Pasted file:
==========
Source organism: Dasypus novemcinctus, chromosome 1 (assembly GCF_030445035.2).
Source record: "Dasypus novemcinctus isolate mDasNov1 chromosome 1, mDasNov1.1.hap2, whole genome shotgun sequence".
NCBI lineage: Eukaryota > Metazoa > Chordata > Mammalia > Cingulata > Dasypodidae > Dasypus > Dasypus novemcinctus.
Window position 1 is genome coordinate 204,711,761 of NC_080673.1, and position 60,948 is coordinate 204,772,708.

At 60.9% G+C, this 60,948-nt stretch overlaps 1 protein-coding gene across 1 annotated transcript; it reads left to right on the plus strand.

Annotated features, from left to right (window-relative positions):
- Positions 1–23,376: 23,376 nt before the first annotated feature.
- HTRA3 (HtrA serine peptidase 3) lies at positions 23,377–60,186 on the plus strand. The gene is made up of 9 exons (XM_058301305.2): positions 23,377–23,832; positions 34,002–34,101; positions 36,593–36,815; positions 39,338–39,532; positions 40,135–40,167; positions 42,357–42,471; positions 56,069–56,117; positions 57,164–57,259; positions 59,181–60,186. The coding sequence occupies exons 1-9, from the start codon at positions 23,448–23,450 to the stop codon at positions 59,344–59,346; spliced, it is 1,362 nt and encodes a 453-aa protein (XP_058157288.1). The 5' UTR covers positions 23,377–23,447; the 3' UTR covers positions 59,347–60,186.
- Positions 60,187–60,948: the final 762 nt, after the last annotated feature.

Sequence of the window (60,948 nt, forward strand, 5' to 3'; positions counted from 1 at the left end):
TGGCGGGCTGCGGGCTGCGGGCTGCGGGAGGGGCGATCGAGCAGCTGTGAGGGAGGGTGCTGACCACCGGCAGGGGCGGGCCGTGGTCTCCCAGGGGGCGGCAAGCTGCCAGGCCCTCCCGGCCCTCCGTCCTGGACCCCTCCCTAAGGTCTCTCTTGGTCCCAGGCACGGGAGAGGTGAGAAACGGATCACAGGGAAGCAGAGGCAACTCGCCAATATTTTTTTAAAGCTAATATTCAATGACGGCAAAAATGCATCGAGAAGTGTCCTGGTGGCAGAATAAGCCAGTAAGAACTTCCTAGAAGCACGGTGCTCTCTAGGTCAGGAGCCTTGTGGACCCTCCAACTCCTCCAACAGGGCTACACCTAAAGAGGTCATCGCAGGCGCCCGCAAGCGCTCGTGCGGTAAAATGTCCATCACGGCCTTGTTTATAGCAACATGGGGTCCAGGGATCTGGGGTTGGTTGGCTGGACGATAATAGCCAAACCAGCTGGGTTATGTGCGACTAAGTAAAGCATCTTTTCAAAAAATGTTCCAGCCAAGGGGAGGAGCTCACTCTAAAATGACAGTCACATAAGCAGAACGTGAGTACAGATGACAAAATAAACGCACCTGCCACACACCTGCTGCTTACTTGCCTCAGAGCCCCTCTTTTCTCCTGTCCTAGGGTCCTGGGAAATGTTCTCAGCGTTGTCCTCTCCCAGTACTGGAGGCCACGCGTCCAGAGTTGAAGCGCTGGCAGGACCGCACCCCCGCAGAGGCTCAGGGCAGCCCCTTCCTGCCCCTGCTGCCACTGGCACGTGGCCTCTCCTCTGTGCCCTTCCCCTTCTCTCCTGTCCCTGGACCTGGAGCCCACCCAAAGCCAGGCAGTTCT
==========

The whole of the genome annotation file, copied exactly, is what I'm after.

Source organism: Dasypus novemcinctus, chromosome 1 (assembly GCF_030445035.2).
Source record: "Dasypus novemcinctus isolate mDasNov1 chromosome 1, mDasNov1.1.hap2, whole genome shotgun sequence".
NCBI lineage: Eukaryota > Metazoa > Chordata > Mammalia > Cingulata > Dasypodidae > Dasypus > Dasypus novemcinctus.
Window position 1 is genome coordinate 204,711,761 of NC_080673.1, and position 60,948 is coordinate 204,772,708.

At 60.9% G+C, this 60,948-nt stretch overlaps 1 protein-coding gene across 1 annotated transcript; it reads left to right on the plus strand.

Annotated features, from left to right (window-relative positions):
- Positions 1–23,376: 23,376 nt before the first annotated feature.
- HTRA3 (HtrA serine peptidase 3) lies at positions 23,377–60,186 on the plus strand. The gene is made up of 9 exons (XM_058301305.2): positions 23,377–23,832; positions 34,002–34,101; positions 36,593–36,815; positions 39,338–39,532; positions 40,135–40,167; positions 42,357–42,471; positions 56,069–56,117; positions 57,164–57,259; positions 59,181–60,186. The coding sequence occupies exons 1-9, from the start codon at positions 23,448–23,450 to the stop codon at positions 59,344–59,346; spliced, it is 1,362 nt and encodes a 453-aa protein (XP_058157288.1). The 5' UTR covers positions 23,377–23,447; the 3' UTR covers positions 59,347–60,186.
- Positions 60,187–60,948: the final 762 nt, after the last annotated feature.

Sequence of the window (60,948 nt, forward strand, 5' to 3'; positions counted from 1 at the left end):
TGGCGGGCTGCGGGCTGCGGGCTGCGGGAGGGGCGATCGAGCAGCTGTGAGGGAGGGTGCTGACCACCGGCAGGGGCGGGCCGTGGTCTCCCAGGGGGCGGCAAGCTGCCAGGCCCTCCCGGCCCTCCGTCCTGGACCCCTCCCTAAGGTCTCTCTTGGTCCCAGGCACGGGAGAGGTGAGAAACGGATCACAGGGAAGCAGAGGCAACTCGCCAATATTTTTTTAAAGCTAATATTCAATGACGGCAAAAATGCATCGAGAAGTGTCCTGGTGGCAGAATAAGCCAGTAAGAACTTCCTAGAAGCACGGTGCTCTCTAGGTCAGGAGCCTTGTGGACCCTCCAACTCCTCCAACAGGGCTACACCTAAAGAGGTCATCGCAGGCGCCCGCAAGCGCTCGTGCGGTAAAATGTCCATCACGGCCTTGTTTATAGCAACATGGGGTCCAGGGATCTGGGGTTGGTTGGCTGGACGATAATAGCCAAACCAGCTGGGTTATGTGCGACTAAGTAAAGCATCTTTTCAAAAAATGTTCCAGCCAAGGGGAGGAGCTCACTCTAAAATGACAGTCACATAAGCAGAACGTGAGTACAGATGACAAAATAAACGCACCTGCCACACACCTGCTGCTTACTTGCCTCAGAGCCCCTCTTTTCTCCTGTCCTAGGGTCCTGGGAAATGTTCTCAGCGTTGTCCTCTCCCAGTACTGGAGGCCACGCGTCCAGAGTTGAAGCGCTGGCAGGACCGCACCCCCGCAGAGGCTCAGGGCAGCCCCTTCCTGCCCCTGCTGCCACTGGCACGTGGCCTCTCCTCTGTGCCCTTCCCCTTCTCTCCTGTCCCTGGACCTGGAGCCCACCCAAAGCCAGGCAGTTCT